As much as cinema enjoys the privilege of artistic licence, Indian movies often take this too seriously and go overboard, dishing out the most outrageously unbelievable stuff. On the other hand, Western works usually have the tendency to stay within the confines of realism. A classic example of this we saw at the ongoing 76th edition of the Cannes Film Festival. British actor Jude Law, who plays King Henry VIII, in Karim Ainouz’s Firebrand wore a special ‘perfume’ made of “puss, blood, faecal matter and sweat”. Wow! (Also Read | Cannes favourite The Zone of Interest director says it is not a museum piece)
He told a press conference after the screening, “I heard stories that you could smell Henry VIII rooms away because his leg was rotting. They used rose oil to cover the smell. I thought it would have a great impact if I smelt awful.”
In the beginning, he used very little of the ‘perfume’, but as the shoot progressed, the whole thing became a “spray fest”.
Aïnouz, testified to the success of Law’s immersive approach. “When he walked in on set,” he said, “it was just horrible.”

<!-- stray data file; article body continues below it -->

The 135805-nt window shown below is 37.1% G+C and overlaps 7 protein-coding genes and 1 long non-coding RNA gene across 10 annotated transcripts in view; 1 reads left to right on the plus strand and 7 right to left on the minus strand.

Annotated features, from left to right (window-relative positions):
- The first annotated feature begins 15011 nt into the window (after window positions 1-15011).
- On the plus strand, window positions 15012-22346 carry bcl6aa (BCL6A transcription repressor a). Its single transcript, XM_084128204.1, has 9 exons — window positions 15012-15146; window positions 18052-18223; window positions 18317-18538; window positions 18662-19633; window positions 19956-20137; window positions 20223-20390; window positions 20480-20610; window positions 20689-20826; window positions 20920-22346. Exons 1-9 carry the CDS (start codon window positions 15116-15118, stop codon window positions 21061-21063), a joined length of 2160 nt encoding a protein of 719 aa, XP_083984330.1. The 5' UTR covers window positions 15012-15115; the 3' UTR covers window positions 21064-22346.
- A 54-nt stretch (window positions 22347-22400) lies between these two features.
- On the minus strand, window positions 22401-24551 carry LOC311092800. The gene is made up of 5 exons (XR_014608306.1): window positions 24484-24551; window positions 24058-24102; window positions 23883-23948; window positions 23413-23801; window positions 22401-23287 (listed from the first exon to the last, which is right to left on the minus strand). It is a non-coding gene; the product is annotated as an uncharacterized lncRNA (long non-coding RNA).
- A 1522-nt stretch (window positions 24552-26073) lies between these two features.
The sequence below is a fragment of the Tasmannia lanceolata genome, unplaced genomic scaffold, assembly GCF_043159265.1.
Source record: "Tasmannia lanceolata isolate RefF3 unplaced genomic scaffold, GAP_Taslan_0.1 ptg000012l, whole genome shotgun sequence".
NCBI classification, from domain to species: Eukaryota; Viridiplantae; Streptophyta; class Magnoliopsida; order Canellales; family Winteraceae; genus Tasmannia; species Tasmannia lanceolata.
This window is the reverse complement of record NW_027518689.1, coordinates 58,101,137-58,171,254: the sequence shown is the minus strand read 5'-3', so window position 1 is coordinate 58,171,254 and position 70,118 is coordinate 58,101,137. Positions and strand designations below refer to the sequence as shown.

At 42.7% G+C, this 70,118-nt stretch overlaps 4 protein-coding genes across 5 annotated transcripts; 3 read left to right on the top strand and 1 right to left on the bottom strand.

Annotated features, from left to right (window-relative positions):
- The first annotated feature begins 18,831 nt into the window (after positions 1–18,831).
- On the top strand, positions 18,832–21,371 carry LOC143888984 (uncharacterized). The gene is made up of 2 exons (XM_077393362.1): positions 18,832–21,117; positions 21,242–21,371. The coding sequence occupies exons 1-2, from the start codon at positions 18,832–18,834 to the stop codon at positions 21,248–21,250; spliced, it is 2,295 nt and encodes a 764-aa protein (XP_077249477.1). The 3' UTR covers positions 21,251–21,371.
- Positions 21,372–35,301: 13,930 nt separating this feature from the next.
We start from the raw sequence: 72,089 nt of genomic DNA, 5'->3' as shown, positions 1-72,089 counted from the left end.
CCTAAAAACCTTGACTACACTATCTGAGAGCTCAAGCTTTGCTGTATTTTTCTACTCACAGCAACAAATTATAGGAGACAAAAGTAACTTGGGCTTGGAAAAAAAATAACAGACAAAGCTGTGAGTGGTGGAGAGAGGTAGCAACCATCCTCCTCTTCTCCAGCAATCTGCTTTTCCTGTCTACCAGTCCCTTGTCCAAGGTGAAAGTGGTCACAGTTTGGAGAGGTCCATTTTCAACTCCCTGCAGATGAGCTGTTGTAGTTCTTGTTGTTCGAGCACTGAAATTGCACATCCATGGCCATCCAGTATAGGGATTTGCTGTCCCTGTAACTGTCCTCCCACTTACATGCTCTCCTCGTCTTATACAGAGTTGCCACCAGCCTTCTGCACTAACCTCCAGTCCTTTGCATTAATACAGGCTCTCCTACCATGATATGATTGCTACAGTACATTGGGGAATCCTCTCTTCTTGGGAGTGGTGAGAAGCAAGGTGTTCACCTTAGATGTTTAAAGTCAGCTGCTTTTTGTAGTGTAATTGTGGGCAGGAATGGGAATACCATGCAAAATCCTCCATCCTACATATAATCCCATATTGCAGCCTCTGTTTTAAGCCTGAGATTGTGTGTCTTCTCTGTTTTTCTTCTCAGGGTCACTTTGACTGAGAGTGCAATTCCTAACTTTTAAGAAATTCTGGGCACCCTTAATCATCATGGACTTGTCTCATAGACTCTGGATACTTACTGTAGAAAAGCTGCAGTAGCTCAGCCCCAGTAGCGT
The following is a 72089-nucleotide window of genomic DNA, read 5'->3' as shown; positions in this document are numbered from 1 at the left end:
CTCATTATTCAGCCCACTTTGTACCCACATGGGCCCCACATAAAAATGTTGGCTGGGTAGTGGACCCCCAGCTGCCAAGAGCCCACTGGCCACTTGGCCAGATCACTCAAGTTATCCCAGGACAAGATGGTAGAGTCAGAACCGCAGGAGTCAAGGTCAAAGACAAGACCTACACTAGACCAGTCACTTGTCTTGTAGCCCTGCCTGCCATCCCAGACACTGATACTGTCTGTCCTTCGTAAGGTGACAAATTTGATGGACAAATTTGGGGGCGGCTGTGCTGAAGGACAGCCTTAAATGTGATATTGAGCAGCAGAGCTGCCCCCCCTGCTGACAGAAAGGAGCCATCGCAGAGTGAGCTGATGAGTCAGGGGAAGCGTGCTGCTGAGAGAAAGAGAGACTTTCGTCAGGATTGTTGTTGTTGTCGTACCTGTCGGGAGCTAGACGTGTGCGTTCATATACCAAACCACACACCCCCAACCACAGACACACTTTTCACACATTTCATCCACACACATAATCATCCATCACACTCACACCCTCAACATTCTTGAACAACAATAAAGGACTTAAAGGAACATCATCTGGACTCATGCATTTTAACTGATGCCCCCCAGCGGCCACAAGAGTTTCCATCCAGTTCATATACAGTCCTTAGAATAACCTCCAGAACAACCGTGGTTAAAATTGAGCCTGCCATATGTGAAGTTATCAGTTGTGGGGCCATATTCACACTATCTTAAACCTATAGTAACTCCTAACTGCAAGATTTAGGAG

In Firebrand, Law stars opposite Alicia Vikander, who is Katherine Parr, Henry VIII’s sixth and final wife. As Henry’s health deteriorates, she is suspected of having a relationship with heretic Anne Askew.
Continuing his chat with journalists at the conference, Law said that he did not really understand the present British monarchy. “I see it like theatre although I’m slightly more obsessed with theatre. I don’t really follow it. I’m not one for gossip, I don’t really enjoy it, I find no interest in it. But it’s remarkable looking at the photos and how it relates today. This chapter in history is very intriguing.”
Ainouz described the obsession with the modern monarchy as “puzzling”.
Law’s way into the monstrous Henry was to remove the trappings of royalty. Two of his wives were beheaded. “I started with him as a man”, he averred. “The physical frailties he was carrying and how he dealt with those – he became not a recognisable, but an empathetic person.”
Actress Vikander, who was also present at the conference, drew a parallel between Firebrand’s plot and the women in the MeToo era. “It really hit us while we were making some of these scenes, those very sensitive moments. I could get a sense of what it could be like for a person,” the Swedish actress said. “I don’t think there’s any difference between being there 500 years ago and today.”